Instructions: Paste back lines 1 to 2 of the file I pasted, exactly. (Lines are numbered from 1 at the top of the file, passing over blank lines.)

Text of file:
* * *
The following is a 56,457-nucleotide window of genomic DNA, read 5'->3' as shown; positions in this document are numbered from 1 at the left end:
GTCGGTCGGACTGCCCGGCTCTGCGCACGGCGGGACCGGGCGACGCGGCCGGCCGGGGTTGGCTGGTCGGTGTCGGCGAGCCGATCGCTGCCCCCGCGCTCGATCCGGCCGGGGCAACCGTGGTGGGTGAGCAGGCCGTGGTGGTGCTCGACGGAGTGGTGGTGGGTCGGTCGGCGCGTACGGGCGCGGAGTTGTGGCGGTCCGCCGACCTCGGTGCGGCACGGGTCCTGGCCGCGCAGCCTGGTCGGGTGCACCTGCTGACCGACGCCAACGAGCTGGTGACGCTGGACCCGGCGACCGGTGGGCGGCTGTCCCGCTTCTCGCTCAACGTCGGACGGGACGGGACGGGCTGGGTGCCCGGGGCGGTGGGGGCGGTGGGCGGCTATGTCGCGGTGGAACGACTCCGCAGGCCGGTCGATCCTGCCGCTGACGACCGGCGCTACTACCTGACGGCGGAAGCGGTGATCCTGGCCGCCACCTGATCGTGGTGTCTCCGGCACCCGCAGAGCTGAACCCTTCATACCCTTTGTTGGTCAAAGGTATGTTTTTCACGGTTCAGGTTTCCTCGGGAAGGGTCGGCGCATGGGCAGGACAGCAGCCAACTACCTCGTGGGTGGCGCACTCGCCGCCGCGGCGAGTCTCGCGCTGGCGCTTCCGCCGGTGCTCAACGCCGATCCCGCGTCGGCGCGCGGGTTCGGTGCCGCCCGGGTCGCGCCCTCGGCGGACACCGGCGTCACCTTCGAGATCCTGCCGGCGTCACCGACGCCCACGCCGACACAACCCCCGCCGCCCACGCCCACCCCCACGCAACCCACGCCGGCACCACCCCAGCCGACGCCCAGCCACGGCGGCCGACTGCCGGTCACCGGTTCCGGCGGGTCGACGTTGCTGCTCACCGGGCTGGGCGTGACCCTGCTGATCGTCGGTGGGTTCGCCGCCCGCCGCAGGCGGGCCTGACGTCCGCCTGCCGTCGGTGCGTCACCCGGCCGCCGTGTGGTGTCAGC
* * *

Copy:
The following is a 56,457-nucleotide window of genomic DNA, read 5'->3' as shown; positions in this document are numbered from 1 at the left end:
GTCGGTCGGACTGCCCGGCTCTGCGCACGGCGGGACCGGGCGACGCGGCCGGCCGGGGTTGGCTGGTCGGTGTCGGCGAGCCGATCGCTGCCCCCGCGCTCGATCCGGCCGGGGCAACCGTGGTGGGTGAGCAGGCCGTGGTGGTGCTCGACGGAGTGGTGGTGGGTCGGTCGGCGCGTACGGGCGCGGAGTTGTGGCGGTCCGCCGACCTCGGTGCGGCACGGGTCCTGGCCGCGCAGCCTGGTCGGGTGCACCTGCTGACCGACGCCAACGAGCTGGTGACGCTGGACCCGGCGACCGGTGGGCGGCTGTCCCGCTTCTCGCTCAACGTCGGACGGGACGGGACGGGCTGGGTGCCCGGGGCGGTGGGGGCGGTGGGCGGCTATGTCGCGGTGGAACGACTCCGCAGGCCGGTCGATCCTGCCGCTGACGACCGGCGCTACTACCTGACGGCGGAAGCGGTGATCCTGGCCGCCACCTGATCGTGGTGTCTCCGGCACCCGCAGAGCTGAACCCTTCATACCCTTTGTTGGTCAAAGGTATGTTTTTCACGGTTCAGGTTTCCTCGGGAAGGGTCGGCGCATGGGCAGGACAGCAGCCAACTACCTCGTGGGTGGCGCACTCGCCGCCGCGGCGAGTCTCGCGCTGGCGCTTCCGCCGGTGCTCAACGCCGATCCCGCGTCGGCGCGCGGGTTCGGTGCCGCCCGGGTCGCGCCCTCGGCGGACACCGGCGTCACCTTCGAGATCCTGCCGGCGTCACCGACGCCCACGCCGACACAACCCCCGCCGCCCACGCCCACCCCCACGCAACCCACGCCGGCACCACCCCAGCCGACGCCCAGCCACGGCGGCCGACTGCCGGTCACCGGTTCCGGCGGGTCGACGTTGCTGCTCACCGGGCTGGGCGTGACCCTGCTGATCGTCGGTGGGTTCGCCGCCCGCCGCAGGCGGGCCTGACGTCCGCCTGCCGTCGGTGCGTCACCCGGCCGCCGTGTGGTGTCAGC